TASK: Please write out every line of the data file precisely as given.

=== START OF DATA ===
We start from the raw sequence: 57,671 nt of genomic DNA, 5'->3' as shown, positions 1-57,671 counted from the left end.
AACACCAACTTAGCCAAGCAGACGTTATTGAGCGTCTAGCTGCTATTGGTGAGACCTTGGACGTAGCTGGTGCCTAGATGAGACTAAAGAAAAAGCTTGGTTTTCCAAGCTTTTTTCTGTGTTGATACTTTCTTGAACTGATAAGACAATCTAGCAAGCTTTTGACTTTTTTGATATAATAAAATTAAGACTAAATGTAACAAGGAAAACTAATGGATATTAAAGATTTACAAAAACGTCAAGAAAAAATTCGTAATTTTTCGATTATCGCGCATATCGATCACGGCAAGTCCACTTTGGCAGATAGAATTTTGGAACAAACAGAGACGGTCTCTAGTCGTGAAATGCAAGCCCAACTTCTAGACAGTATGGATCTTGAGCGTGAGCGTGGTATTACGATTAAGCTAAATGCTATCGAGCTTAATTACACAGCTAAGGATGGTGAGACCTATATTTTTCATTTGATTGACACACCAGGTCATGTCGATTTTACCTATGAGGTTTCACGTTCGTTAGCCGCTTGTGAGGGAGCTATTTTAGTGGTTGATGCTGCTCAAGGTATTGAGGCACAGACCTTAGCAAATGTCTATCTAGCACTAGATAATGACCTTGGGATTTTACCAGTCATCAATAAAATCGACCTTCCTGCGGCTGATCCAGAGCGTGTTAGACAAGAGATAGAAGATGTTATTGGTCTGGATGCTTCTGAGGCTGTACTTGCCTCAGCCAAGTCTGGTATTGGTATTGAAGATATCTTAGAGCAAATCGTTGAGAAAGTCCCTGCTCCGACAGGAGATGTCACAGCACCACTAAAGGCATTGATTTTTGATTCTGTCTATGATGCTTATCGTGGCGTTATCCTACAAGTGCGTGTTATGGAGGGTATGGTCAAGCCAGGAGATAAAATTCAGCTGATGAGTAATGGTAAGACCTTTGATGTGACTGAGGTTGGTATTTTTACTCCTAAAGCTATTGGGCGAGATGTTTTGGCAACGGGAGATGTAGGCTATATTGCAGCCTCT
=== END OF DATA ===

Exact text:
We start from the raw sequence: 57,671 nt of genomic DNA, 5'->3' as shown, positions 1-57,671 counted from the left end.
AACACCAACTTAGCCAAGCAGACGTTATTGAGCGTCTAGCTGCTATTGGTGAGACCTTGGACGTAGCTGGTGCCTAGATGAGACTAAAGAAAAAGCTTGGTTTTCCAAGCTTTTTTCTGTGTTGATACTTTCTTGAACTGATAAGACAATCTAGCAAGCTTTTGACTTTTTTGATATAATAAAATTAAGACTAAATGTAACAAGGAAAACTAATGGATATTAAAGATTTACAAAAACGTCAAGAAAAAATTCGTAATTTTTCGATTATCGCGCATATCGATCACGGCAAGTCCACTTTGGCAGATAGAATTTTGGAACAAACAGAGACGGTCTCTAGTCGTGAAATGCAAGCCCAACTTCTAGACAGTATGGATCTTGAGCGTGAGCGTGGTATTACGATTAAGCTAAATGCTATCGAGCTTAATTACACAGCTAAGGATGGTGAGACCTATATTTTTCATTTGATTGACACACCAGGTCATGTCGATTTTACCTATGAGGTTTCACGTTCGTTAGCCGCTTGTGAGGGAGCTATTTTAGTGGTTGATGCTGCTCAAGGTATTGAGGCACAGACCTTAGCAAATGTCTATCTAGCACTAGATAATGACCTTGGGATTTTACCAGTCATCAATAAAATCGACCTTCCTGCGGCTGATCCAGAGCGTGTTAGACAAGAGATAGAAGATGTTATTGGTCTGGATGCTTCTGAGGCTGTACTTGCCTCAGCCAAGTCTGGTATTGGTATTGAAGATATCTTAGAGCAAATCGTTGAGAAAGTCCCTGCTCCGACAGGAGATGTCACAGCACCACTAAAGGCATTGATTTTTGATTCTGTCTATGATGCTTATCGTGGCGTTATCCTACAAGTGCGTGTTATGGAGGGTATGGTCAAGCCAGGAGATAAAATTCAGCTGATGAGTAATGGTAAGACCTTTGATGTGACTGAGGTTGGTATTTTTACTCCTAAAGCTATTGGGCGAGATGTTTTGGCAACGGGAGATGTAGGCTATATTGCAGCCTCT